AOPA Launches Initiative To Combat Pilot Attrition

 - October 4, 2012, 3:45 PM

Today, the Aircraft Owners and Pilots Association launched a seven-figure initiative aimed at reversing the decline in the number of U.S.-licensed pilots, which is down 25 percent over the last 30 years, and arresting the estimated 80-percent student-pilot dropout rate. The association’s Center to Advance the Pilot Community will be funded by the AOPA Foundation and will initially focus on supporting flying clubs, with the goal of creating 1,000 new clubs over the next five years.

It will also assume the work started by AOPA to retain flight-training students via a variety of methods such as the Flight Training Excellence Awards, which recognizes flight schools and CFIs who provide “top-notch training experiences.” Additionally, the new center will create a series of “flight-training field guides” that focus on successful, collaborative flight-training methods.

As part of its flight-training focus, the center will continue the work of the My Flight Training website, which provides online tools, information and recognition individually tailored to student pilots.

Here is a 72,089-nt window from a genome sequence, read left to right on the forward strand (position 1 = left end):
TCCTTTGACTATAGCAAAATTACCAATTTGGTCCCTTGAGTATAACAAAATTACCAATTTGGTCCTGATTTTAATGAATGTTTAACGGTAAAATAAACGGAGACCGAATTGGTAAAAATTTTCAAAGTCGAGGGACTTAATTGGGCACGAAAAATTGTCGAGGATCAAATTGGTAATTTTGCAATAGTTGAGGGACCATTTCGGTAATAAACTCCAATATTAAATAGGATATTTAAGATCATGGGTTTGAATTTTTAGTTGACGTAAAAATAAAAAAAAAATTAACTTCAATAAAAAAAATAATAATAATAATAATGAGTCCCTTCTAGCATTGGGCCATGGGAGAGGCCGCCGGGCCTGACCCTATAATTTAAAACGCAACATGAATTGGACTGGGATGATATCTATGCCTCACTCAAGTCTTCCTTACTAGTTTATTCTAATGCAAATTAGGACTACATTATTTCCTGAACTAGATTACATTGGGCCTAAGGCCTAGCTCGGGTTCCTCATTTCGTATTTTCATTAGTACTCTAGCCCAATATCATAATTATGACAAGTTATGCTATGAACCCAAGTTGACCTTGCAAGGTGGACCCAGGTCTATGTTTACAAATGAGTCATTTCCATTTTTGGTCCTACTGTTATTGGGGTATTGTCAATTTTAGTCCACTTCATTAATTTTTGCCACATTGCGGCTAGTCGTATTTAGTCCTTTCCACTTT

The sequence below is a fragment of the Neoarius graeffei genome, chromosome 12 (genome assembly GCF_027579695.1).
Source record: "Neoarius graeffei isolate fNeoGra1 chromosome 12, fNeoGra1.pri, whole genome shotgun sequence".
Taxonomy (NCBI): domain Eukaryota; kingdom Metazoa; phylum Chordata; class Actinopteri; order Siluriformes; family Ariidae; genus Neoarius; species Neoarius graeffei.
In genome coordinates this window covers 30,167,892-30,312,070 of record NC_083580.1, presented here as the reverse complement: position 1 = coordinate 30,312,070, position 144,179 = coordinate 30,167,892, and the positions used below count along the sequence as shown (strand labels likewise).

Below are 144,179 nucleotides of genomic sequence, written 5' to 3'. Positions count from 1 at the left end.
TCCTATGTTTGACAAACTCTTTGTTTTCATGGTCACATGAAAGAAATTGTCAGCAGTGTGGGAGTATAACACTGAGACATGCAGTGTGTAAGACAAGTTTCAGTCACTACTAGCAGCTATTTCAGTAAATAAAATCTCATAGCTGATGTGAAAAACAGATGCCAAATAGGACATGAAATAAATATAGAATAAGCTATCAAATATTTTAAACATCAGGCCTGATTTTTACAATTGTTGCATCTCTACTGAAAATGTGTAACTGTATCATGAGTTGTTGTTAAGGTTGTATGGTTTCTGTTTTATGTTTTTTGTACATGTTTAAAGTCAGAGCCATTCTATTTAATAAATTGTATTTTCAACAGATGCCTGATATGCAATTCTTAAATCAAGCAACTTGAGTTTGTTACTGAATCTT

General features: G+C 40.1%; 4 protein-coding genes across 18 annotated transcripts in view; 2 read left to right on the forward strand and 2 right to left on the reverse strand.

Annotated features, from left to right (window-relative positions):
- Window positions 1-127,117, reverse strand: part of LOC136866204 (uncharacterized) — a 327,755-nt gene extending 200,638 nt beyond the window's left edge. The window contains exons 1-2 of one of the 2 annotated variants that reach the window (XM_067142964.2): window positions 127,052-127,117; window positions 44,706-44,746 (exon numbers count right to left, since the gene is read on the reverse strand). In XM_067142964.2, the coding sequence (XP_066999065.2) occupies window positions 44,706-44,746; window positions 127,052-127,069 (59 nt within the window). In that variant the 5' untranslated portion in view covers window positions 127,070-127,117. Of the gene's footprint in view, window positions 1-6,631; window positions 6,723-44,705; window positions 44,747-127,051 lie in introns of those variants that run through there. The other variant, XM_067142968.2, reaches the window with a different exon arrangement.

The owner of the flight school where I learned to fly told me that the toughest competition to getting a private certificate were the other weekend recreational pursuits that were much cheaper and easier to engage in. Motorcycles, boats, snowmobiles, golf, fishing,etc. That was 25 years ago. Costs, regulations, and out of date aircraft now make this an even tougher sell. It would be interesting to compare the average of 70hrs to get a private certificate vs recreational vs sport pilot to see if there really is much of a cost difference between the 3 vs the difference in privileges. I see now that in some areas it can cost $10,000 to get a private certificate. That can buy a lot of recreation in other activities!

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